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by Lt Cdr Geoffrey B Mason RN (Rtd) (c) 2006


HMS TANTALUS - T-class Submarine

HM S/M Tantalus (Navy Photos, click to enlarge)

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B a t t l e   H o n o u r s


 SABANG 1945


First use of this name for a British warship and after completion deployed at Lame for work-up before taking passage to Ceylon to join the Eastern Fleet as part of the reinforcements agreed in August 1943. She joined the 4th Submarine Flotilla for interception patrols and also for minelaying duties and was deployed off the coasts of Burma, Siam and Malaya as well as in the Indian Ocean.


During patrols in early 1944 she sank a supply ship and two smaller vessels in the Malacca Straits. Her patrol in April included landing an SOE Party in Malaya (Operation REMARKABLE IV). In May that year she carried out a torpedo attack sinking another supply ship and the next month, in addition to a minelay (Operation ML09) she intercepted the Japanese submarine 166 but the subsequent torpedo attack failed. In July she provided Air-Sea Rescue facilities during an Eastern Fleet air attack on Sabang (Operation CRIMSON) with HMS TEMPLAR.


This submarine was transferred with the Flotilla to Fremantle in September 1944, where she remained from the 29th  until the 16th October, before continuing patrols in the same areas. Whilst on patrol in November she sank a supply ship and damaged the Japanese Submarine Chaser CHI.


The patrol area was changed in 1945 and she sailed from Fremantle on 3rd January for patrol in the Indian Ocean. On 22nd she was deployed to provide Air- Sea Rescue facilities during allied air attacks on oil installations in Sumatra (Operation MERIDIAN I). Although one of the aircraft was reported to have ditched in the patrol area no MAYDAY message was heard by the submarine and no recovery requirement was made. On release from MERIDIAN I the submarine was deployed in the South China Sea to attack coastal shipping in the Gulf of Thailand where she carried out a number of successful gun attacks sinking small craft. These successes prompted a request for an extension of the patrol and on 11th February the top structure of two major warships were sighted east of the Anamba Islands. The Japanese ships were the battleship-carriers ISE and HYUGA which were on passage to Japan. The heavy air escort forced the submarine to take avoiding action and she was unable to get into a position to carry out an attack.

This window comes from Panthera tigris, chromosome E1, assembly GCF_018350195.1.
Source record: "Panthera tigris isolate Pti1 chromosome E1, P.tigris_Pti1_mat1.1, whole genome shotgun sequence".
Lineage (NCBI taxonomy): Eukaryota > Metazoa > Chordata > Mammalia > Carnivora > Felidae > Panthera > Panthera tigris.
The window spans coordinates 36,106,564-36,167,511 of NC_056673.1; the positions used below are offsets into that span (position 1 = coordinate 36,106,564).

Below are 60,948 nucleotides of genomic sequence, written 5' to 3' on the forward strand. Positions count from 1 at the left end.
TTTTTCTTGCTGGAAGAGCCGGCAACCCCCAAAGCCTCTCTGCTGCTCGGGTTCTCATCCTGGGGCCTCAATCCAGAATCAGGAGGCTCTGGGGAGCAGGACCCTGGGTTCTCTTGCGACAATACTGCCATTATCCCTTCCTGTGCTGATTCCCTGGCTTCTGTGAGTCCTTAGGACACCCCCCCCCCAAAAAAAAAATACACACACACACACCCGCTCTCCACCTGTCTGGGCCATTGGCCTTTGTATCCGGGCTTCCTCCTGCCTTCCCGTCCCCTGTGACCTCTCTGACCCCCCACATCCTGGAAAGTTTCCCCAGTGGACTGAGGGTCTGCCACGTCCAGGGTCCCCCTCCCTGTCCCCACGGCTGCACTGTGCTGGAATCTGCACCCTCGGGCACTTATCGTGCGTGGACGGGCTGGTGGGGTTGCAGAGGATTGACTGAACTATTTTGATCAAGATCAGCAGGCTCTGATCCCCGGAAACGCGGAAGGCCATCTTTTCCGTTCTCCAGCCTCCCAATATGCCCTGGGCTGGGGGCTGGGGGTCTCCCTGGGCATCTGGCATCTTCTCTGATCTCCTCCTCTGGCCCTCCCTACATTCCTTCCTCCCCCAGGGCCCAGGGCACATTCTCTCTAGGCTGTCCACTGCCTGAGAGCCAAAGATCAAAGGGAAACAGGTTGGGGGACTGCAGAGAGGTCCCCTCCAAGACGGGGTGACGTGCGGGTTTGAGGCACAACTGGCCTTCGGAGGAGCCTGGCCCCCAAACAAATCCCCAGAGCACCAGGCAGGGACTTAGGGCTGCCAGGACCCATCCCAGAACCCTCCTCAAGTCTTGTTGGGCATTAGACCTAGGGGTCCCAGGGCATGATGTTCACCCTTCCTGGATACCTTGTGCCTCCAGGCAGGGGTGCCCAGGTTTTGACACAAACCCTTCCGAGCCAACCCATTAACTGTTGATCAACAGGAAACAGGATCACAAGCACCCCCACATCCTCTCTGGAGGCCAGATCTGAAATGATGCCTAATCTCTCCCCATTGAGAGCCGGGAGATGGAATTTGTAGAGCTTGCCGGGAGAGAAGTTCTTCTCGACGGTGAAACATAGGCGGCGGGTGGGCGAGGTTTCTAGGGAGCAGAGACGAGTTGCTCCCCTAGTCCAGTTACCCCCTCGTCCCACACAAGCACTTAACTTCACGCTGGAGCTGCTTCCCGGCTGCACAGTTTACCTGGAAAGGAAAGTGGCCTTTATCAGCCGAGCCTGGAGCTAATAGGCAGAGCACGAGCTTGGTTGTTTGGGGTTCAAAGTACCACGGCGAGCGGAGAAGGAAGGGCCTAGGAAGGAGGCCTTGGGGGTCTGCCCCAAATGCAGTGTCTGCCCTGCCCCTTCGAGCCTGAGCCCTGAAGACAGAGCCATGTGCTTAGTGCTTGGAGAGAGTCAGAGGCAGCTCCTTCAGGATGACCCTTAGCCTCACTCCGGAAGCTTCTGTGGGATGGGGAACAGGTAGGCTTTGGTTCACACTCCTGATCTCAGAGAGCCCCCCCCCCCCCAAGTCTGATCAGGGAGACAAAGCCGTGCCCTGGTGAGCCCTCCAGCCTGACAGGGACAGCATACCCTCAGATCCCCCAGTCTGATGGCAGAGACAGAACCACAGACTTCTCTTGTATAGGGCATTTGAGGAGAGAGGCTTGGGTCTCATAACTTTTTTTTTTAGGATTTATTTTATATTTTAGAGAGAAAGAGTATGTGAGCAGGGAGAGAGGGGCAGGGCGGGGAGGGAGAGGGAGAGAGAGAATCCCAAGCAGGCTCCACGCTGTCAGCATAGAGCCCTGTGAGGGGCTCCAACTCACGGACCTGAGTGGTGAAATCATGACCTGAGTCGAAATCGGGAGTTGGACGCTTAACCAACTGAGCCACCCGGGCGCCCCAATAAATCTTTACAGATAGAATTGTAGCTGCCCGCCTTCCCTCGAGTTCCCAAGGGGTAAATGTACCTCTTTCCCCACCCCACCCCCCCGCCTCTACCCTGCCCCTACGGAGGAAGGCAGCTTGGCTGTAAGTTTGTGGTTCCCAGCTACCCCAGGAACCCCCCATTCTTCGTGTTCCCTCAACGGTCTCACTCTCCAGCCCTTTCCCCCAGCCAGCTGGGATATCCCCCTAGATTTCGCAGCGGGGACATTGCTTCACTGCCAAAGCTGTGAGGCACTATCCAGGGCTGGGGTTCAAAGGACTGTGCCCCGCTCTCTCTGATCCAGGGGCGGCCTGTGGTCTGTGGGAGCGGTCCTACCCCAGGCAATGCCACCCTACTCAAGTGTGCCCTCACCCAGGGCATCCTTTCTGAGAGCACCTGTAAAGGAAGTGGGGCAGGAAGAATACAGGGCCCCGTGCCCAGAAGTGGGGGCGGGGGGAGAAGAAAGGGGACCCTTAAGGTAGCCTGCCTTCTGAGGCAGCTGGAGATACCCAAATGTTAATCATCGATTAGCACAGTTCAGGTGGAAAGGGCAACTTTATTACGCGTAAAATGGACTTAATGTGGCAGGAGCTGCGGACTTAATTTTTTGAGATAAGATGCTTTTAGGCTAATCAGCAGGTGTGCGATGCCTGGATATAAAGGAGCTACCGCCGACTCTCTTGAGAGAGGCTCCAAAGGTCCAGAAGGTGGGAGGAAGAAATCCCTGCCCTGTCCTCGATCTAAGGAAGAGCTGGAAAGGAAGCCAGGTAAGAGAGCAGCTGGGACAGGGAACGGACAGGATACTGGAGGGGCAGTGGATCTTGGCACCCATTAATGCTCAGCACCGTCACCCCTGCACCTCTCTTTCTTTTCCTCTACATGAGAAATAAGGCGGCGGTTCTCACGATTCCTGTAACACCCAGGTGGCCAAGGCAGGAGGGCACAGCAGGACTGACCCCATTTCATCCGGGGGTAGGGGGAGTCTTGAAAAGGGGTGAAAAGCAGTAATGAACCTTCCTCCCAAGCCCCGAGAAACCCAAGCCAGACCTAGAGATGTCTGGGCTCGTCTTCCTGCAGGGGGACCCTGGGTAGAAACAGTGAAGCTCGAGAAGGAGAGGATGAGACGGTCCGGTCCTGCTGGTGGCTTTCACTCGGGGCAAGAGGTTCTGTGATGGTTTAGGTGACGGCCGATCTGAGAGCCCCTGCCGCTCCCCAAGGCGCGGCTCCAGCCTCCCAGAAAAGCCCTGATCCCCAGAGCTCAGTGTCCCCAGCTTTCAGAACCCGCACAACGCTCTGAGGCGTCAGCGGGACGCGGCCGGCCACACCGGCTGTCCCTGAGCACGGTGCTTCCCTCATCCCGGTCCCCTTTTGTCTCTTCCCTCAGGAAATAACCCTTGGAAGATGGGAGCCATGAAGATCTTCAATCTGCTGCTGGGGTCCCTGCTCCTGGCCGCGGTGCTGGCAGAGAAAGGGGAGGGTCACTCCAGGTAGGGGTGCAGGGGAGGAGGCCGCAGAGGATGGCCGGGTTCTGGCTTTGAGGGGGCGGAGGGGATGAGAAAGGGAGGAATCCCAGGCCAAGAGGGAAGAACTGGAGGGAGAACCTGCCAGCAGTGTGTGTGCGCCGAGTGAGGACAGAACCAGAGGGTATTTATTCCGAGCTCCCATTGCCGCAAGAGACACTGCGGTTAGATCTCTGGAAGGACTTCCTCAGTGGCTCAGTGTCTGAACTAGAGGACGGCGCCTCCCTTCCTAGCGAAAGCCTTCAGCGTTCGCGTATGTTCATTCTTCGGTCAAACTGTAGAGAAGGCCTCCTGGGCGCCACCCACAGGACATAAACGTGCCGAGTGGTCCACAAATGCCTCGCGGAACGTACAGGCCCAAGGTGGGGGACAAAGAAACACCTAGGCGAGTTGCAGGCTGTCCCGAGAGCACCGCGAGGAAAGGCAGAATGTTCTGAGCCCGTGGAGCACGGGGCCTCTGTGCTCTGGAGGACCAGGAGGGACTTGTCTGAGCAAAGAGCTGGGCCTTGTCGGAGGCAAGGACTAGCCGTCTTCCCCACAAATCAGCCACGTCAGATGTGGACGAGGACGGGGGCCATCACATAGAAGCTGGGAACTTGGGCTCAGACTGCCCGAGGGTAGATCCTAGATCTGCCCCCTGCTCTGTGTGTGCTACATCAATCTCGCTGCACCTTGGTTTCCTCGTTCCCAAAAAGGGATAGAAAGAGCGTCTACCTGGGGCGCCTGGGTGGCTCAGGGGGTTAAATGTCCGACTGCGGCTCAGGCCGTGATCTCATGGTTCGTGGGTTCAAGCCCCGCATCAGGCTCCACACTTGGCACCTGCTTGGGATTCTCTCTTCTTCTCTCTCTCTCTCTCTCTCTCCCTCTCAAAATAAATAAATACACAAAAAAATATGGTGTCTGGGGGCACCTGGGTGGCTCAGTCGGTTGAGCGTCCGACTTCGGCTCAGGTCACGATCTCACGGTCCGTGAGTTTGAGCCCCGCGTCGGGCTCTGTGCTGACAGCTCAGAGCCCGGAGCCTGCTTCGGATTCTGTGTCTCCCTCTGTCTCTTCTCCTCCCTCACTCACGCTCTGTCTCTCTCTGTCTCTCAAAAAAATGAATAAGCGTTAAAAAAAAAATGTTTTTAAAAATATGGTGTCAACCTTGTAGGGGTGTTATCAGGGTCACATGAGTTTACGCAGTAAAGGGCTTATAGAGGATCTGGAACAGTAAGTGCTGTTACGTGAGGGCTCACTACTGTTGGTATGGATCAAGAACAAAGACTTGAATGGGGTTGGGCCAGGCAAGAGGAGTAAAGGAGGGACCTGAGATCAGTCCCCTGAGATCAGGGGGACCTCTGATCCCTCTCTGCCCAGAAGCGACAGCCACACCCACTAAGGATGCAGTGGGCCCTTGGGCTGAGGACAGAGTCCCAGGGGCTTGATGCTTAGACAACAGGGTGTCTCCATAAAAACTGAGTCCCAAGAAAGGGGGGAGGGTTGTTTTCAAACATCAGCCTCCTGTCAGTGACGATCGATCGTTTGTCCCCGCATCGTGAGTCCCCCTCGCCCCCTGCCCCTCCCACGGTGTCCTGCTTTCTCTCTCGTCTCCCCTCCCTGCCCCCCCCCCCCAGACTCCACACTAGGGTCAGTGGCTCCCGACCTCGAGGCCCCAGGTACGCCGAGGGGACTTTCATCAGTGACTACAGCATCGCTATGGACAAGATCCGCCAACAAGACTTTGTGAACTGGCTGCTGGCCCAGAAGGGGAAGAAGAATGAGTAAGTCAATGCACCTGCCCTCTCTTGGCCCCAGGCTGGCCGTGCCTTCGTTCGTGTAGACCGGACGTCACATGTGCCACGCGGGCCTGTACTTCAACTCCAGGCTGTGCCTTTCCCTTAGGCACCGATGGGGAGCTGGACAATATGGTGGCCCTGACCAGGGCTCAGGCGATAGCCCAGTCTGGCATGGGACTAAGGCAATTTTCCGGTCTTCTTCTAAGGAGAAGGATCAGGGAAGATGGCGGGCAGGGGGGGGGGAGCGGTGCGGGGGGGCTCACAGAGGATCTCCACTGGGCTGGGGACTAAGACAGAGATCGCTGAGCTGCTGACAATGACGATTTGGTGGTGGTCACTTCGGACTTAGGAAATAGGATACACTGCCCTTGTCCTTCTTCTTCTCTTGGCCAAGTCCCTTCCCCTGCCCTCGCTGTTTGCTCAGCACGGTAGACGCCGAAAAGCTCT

On return to Fremantle 15 days later this submarine had carried out the longest patrol by any RN submarine, lasting 55days with 39 in the patrol area and 11,692 miles in length. Released from East Indies Station service when the submarine flotillas were re-organised in April 1945 this submarine returned to UK.


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revised 30/11/10
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